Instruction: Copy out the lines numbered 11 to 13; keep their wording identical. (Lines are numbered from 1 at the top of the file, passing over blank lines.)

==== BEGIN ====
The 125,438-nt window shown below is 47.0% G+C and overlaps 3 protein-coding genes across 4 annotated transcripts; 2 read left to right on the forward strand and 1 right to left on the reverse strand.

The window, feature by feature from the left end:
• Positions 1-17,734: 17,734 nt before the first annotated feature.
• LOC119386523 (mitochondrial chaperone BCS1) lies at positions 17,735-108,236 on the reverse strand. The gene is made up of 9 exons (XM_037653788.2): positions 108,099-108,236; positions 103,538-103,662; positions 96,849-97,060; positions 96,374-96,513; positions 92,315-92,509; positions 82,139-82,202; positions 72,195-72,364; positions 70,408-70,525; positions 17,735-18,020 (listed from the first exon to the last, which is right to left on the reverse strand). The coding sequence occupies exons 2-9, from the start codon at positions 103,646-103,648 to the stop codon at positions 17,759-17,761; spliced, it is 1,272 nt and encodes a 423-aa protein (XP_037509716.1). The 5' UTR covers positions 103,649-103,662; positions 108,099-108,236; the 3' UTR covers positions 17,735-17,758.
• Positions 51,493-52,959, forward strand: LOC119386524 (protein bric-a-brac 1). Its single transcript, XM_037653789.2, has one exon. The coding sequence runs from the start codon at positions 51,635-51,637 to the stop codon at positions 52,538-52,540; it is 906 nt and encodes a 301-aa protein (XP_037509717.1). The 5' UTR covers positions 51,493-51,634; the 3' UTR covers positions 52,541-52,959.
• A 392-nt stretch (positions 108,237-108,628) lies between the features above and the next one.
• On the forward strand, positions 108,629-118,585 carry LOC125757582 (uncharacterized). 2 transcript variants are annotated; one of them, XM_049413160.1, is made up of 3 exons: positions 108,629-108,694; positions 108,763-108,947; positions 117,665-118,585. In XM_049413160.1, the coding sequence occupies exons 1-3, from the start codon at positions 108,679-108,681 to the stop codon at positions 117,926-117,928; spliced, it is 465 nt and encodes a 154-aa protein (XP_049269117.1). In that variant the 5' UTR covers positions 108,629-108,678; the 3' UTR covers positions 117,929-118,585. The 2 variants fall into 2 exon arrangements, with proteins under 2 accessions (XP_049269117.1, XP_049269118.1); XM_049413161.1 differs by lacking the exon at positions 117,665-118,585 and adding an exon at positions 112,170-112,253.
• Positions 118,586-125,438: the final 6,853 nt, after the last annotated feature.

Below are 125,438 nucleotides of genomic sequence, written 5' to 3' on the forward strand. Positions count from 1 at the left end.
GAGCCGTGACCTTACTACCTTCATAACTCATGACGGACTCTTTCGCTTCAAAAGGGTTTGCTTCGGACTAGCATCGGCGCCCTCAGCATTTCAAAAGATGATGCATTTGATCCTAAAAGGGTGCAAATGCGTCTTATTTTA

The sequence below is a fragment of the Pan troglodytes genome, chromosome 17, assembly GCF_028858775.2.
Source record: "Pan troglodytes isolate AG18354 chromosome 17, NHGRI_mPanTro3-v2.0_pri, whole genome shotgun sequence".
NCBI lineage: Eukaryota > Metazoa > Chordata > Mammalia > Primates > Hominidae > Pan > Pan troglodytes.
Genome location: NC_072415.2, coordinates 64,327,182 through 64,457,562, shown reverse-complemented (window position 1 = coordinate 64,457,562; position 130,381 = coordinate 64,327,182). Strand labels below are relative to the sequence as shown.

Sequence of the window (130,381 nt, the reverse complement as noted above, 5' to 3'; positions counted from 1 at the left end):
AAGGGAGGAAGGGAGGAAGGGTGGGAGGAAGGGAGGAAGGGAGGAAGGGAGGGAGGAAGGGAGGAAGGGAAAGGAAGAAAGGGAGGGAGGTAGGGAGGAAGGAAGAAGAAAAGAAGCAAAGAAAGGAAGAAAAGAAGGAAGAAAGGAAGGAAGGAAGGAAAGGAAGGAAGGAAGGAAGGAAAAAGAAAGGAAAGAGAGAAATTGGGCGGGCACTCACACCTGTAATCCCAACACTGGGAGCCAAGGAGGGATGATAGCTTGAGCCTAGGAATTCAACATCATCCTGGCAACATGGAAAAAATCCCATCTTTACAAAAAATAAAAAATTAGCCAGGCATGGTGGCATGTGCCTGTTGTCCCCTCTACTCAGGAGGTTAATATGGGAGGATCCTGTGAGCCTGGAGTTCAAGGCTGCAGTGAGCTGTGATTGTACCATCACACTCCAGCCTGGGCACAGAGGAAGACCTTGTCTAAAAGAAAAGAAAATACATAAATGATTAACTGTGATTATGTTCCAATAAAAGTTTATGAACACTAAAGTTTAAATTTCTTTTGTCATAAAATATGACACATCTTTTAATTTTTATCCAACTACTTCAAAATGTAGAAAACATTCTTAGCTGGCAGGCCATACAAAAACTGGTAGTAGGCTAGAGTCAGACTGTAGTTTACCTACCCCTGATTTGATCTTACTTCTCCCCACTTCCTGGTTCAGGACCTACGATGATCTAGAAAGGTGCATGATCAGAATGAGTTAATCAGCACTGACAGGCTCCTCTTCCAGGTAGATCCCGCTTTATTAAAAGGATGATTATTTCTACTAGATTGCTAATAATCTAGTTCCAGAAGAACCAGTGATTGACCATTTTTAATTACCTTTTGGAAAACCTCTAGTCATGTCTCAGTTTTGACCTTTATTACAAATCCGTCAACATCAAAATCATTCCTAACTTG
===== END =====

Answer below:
The sequence below is a fragment of the Pan troglodytes genome, chromosome 17, assembly GCF_028858775.2.
Source record: "Pan troglodytes isolate AG18354 chromosome 17, NHGRI_mPanTro3-v2.0_pri, whole genome shotgun sequence".
NCBI lineage: Eukaryota > Metazoa > Chordata > Mammalia > Primates > Hominidae > Pan > Pan troglodytes.